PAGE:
Energy and transport policies are kingpins of government and politics, in addition to foreign affairs, law and order, the economy, taxation, sport and culture. In Gibraltar energy policy boils down to the production of electricity and its cost. That is a debate for another day, especially the lack of a new power station and the cost of electricity.
What about transport? Putting the cable car to one side, the only means of transport in Gibraltar is its roads. This alone limits us to using our legs to walk or run with or with which to cycle, private means of transport i.e. cars or motorbikes or using the public bus service or taxis. Are these really the only affordable options? I believe there is another cheap and innovative means of transport that could be introduced but first a look at the raging debate about buses is of interest.
Recent events concerning the bus service have resulted in argument on two fronts; whether the experiment to run a "free" service is working is one, the effectiveness of the new bus routes is another. It seems there is much discontent on the subject of the new bus routes. I do not know enough about bus routes to comment on that debate. My view, however, is that the bus company should look at this issue again carefully, hear the complaints being aired and act to put right any criticims made by the public that are found to validly indicates that any aspect has gone wrong.
Public comment also indicates that the idea of having a "free" bus service has not worked well. We hear that tour operators are taking advantage of this service to provide tours for tourists free of charge. The result is that normal bus users are unable to take their daily and usual journeys. This, in turn, defeats much of the purpose of having a "free" service, which is to discourage the use of private transport by encouraging the use of public transport.
The idea to have "free" buses could be good but only if it can be made to work. I do not believe that simply having a free bus service will significantly reduce traffic. A "free" service will only be effective if at the same time the use of private means of transport is discouraged. It can be discouraged by congestion charges or by increasing the overall cost of parking in public spaces. It is unlikely that either of these options will be introduced due to the popularity of cars in Gibraltar and the consequent electoral unpopularity that will attach to any political party that introduces such charges.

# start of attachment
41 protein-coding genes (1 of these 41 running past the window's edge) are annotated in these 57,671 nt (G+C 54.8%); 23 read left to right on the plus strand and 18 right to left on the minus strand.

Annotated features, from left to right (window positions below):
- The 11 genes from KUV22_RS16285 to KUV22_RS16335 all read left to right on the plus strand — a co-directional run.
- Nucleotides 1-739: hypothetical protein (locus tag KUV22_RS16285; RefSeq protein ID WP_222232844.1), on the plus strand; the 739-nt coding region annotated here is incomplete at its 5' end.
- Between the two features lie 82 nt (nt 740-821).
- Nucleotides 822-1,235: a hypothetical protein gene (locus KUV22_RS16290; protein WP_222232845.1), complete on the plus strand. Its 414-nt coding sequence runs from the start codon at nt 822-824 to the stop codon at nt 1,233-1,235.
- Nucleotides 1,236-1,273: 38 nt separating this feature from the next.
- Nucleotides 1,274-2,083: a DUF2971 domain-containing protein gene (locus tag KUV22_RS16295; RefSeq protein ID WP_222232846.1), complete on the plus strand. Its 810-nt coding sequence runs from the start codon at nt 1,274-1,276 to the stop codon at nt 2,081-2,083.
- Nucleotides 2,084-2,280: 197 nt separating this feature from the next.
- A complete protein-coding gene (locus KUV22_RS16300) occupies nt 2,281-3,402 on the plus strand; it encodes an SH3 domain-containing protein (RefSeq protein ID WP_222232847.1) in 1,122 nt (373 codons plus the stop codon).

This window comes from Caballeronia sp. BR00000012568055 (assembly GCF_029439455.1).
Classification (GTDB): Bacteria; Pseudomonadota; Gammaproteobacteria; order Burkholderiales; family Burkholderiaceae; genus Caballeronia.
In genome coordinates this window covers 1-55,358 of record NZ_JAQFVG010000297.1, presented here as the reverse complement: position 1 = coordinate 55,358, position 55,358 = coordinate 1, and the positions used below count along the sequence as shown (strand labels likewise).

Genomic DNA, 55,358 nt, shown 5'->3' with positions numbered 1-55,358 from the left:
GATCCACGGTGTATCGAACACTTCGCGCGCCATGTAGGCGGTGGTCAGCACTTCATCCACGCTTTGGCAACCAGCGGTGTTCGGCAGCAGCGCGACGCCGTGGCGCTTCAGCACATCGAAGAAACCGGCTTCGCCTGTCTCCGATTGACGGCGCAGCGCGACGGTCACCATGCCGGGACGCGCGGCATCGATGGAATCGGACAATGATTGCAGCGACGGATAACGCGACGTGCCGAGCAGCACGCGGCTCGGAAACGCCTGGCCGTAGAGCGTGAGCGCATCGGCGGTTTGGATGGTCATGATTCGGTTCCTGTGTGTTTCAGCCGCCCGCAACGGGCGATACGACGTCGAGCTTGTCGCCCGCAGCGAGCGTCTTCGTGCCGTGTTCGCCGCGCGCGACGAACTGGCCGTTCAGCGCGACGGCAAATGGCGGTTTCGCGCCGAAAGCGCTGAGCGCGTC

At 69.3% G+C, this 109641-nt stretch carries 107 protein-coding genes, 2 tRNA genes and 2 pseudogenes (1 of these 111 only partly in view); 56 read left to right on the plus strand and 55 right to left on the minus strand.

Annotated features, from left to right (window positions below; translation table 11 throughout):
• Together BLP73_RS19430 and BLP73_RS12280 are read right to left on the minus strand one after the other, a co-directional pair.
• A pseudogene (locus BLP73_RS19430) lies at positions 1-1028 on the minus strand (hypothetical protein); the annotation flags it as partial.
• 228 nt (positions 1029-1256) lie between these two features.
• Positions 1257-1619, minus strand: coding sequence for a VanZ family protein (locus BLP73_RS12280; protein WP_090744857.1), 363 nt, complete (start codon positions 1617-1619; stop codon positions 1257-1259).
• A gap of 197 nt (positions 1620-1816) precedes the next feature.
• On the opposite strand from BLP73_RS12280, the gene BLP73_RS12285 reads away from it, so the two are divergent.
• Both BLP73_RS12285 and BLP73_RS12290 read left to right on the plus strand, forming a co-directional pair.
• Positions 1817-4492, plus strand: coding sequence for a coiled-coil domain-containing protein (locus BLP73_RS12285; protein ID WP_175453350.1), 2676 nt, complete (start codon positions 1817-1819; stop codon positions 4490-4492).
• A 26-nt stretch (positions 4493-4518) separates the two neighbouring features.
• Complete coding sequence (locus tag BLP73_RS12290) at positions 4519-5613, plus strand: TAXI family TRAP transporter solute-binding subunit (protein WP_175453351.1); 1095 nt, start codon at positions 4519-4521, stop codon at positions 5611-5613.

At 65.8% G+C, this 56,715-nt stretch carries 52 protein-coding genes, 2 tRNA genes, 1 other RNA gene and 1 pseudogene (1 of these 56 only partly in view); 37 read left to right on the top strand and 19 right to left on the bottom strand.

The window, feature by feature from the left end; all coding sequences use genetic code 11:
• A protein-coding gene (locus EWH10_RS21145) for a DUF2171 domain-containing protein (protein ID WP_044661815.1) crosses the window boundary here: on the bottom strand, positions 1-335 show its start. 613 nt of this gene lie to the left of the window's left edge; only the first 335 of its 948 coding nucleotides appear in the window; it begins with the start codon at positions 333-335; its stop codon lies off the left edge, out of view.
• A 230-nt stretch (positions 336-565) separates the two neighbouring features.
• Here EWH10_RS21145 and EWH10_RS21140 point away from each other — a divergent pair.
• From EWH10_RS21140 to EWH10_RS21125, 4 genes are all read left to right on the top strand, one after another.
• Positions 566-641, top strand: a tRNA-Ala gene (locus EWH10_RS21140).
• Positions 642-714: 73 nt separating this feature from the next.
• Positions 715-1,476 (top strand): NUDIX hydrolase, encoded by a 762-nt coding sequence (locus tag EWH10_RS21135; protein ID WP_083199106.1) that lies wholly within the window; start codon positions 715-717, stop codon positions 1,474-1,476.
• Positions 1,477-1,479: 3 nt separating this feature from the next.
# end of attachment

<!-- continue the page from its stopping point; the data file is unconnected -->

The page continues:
If one accepts that unpopular charges for the use of cars will not be introduced then one has to look at alternatives. One should look at a system that incentivises the use by residents of Gibraltar but does not do so for non-residents. How can this be achieved? Simple really, charge everyone to use the buses but have a system that reduces the cost to all without discrimination but in a manner that in practice only makes it cheaper for residents.
This system is called competiticvely priced non-transferable "season tickets" with photographic identification on its face. In this way locals can buy cheaper prepaid tickets for defined periods of time. Additionally, this system has the advantage that it will provide to the bus company income from both the sale of season tickets and sale of tickets per journey to visitors, which will ease the burden on the public purse without undermining the wish to encourage the usage of bus transportation. If this system is introduced the privileges for resident over 60s to travel should be reintroduced.
Turning to a cheap alternative means of transport, my solution is free robust public lifts as used e.g. in the London Underground. You may laugh but this is a form of transport used elsewhere e.g. in Monaco. The first step is to construct public lifts in stand alone towers at various points along the front of the fortifications that run along the Line Wall fortifications. This will mean that all buses can be re-routed out of the central town, thus helping, also, to decongest traffic in the central town area.
My second suggestion is to include public lifts in strategic buildings to facilitate acess to anf from the upper town e.g. in the proposed new multistory car park to be built in Engineer Lane. These public lifts could give access from certain parts of the upper town to Main Street and surrounding area. It may also be possible to construct such lifts at various other strategic spots to connect the upper with the lower town but I will leave that to the technical people to determine viability.
The simple effect of this idea is to create access on the east/west axis of Gibraltar and from higher parts of the rock to lower parts and vice versa as opposed to the existing predominant requirement to gain access everywhere on the north/south axis. It may sound crazy but, simple ideas, like this one, are the ones that often work best. I leave it to technical people to tell me why it will not work. after all I am just a lawyer.